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PLoS One. 2014 Jul 7;9(7):e101789. doi: 10.1371/journal.pone.0101789. eCollection 2014.

The dietary polysaccharide maltodextrin promotes Salmonella survival and mucosal colonization in mice.

Author information

1
Department of Pathobiology, Lerner Research Institute, Cleveland Clinic, Cleveland, Ohio, United States of America; Department of Molecular Medicine, Cleveland Clinic Lerner College of Medicine, Case Western Reserve University, Cleveland, Ohio, United States of America.
2
Department of Pathobiology, Lerner Research Institute, Cleveland Clinic, Cleveland, Ohio, United States of America.
3
Department of Anatomic Pathology, Robert J. Tomsich Pathology & Laboratory Medicine Institute, Cleveland Clinic, Cleveland, Ohio, United States of America.
4
Department of Biology, John Carroll University, University Heights, Ohio, United States of America.

Abstract

In the latter half of the 20th century, societal and technological changes led to a shift in the composition of the American diet to include a greater proportion of processed, pre-packaged foods high in fat and carbohydrates, and low in dietary fiber (a "Western diet"). Over the same time period, there have been parallel increases in Salmonella gastroenteritis cases and a broad range of chronic inflammatory diseases associated with intestinal dysbiosis. Several polysaccharide food additives are linked to bacterially-driven intestinal inflammation and may contribute to the pathogenic effects of a Western diet. Therefore, we examined the effect of a ubiquitous polysaccharide food additive, maltodextrin (MDX), on clearance of the enteric pathogen Salmonella using both in vitro and in vivo infection models. When examined in vitro, murine bone marrow-derived macrophages exposed to MDX had altered vesicular trafficking, suppressed NAPDH oxidase expression, and reduced recruitment of NADPH oxidase to Salmonella-containing vesicles, which resulted in persistence of Salmonella in enlarged Rab7+ late endosomal vesicles. In vivo, mice consuming MDX-supplemented water had a breakdown of the anti-microbial mucous layer separating gut bacteria from the intestinal epithelium surface. Additionally, oral infection of these mice with Salmonella resulted in increased cecal bacterial loads and enrichment of lamina propria cells harboring large Rab7+ vesicles. These findings indicate that consumption of processed foods containing the polysaccharide MDX contributes to suppression of intestinal anti-microbial defense mechanisms and may be an environmental priming factor for the development of chronic inflammatory disease.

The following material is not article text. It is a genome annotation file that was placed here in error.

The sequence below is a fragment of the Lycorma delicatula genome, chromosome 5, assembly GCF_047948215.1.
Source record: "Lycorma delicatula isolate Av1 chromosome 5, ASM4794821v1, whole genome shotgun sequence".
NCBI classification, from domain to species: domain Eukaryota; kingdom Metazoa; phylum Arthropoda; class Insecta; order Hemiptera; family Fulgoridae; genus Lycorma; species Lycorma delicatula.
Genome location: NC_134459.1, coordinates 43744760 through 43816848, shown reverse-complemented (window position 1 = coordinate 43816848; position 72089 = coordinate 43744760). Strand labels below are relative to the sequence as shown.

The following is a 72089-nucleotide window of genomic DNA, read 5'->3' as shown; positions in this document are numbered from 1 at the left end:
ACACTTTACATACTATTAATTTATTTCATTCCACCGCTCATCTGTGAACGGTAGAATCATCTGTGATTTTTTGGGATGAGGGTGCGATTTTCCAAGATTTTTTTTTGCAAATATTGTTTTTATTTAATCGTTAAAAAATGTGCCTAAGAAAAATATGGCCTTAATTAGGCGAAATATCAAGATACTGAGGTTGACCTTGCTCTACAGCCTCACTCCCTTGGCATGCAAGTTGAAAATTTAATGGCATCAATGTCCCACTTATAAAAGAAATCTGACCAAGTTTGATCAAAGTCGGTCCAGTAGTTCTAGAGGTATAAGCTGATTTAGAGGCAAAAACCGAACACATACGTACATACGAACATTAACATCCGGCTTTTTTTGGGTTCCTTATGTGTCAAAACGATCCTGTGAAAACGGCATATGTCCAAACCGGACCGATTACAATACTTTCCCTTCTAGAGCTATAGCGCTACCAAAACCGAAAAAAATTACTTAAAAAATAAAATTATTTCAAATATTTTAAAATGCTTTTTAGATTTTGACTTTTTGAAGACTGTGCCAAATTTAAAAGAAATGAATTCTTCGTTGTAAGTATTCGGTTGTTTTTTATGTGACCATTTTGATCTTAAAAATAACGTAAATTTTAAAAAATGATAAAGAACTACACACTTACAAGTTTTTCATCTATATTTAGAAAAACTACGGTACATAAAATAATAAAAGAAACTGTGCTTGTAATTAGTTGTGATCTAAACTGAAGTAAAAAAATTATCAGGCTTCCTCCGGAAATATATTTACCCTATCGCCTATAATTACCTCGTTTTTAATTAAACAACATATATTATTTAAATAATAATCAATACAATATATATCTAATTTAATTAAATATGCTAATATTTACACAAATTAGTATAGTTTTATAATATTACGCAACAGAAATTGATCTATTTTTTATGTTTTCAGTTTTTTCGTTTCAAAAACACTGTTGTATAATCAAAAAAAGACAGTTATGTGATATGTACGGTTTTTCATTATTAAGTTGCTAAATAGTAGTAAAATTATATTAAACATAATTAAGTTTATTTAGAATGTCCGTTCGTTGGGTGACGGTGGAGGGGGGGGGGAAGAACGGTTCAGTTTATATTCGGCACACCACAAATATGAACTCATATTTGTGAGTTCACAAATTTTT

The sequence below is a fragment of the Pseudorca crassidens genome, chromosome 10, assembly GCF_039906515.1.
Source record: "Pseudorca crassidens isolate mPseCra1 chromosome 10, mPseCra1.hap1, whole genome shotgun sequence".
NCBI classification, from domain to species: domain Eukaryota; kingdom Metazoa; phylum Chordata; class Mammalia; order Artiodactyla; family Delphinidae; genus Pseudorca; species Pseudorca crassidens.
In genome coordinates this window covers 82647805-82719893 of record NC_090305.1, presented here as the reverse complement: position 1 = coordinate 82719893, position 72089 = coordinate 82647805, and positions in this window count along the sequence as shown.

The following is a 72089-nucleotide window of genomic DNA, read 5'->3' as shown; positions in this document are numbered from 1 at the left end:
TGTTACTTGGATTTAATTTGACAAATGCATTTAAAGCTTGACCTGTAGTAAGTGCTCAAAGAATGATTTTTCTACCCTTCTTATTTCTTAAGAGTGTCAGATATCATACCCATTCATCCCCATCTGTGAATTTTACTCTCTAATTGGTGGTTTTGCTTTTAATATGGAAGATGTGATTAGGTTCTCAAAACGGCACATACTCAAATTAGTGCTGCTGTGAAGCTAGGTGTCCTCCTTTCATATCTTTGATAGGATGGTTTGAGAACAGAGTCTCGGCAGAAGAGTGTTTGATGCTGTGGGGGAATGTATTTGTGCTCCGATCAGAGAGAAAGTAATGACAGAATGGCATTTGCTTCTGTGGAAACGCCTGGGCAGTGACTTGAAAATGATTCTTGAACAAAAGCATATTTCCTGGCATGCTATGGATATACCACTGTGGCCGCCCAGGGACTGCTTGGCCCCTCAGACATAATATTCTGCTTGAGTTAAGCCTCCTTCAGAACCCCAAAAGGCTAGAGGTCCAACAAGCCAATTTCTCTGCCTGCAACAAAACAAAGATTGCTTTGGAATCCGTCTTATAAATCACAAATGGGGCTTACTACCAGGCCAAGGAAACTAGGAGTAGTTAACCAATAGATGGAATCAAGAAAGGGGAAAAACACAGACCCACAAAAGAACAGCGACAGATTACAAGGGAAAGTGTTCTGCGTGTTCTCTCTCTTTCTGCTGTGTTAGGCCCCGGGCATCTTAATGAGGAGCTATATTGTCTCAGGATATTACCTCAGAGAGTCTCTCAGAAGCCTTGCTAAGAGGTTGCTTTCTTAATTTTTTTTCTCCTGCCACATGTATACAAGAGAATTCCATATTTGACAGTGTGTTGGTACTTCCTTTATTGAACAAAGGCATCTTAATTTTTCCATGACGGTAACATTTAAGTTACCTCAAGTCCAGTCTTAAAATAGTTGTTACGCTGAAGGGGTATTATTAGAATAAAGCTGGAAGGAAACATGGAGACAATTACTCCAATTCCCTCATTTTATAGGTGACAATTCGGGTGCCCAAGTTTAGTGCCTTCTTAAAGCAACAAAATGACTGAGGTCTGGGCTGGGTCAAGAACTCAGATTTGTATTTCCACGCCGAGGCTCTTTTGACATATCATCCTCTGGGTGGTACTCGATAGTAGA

PMID:
25000398
PMCID:
PMC4084946
DOI:
10.1371/journal.pone.0101789
[Indexed for MEDLINE]
Free PMC Article

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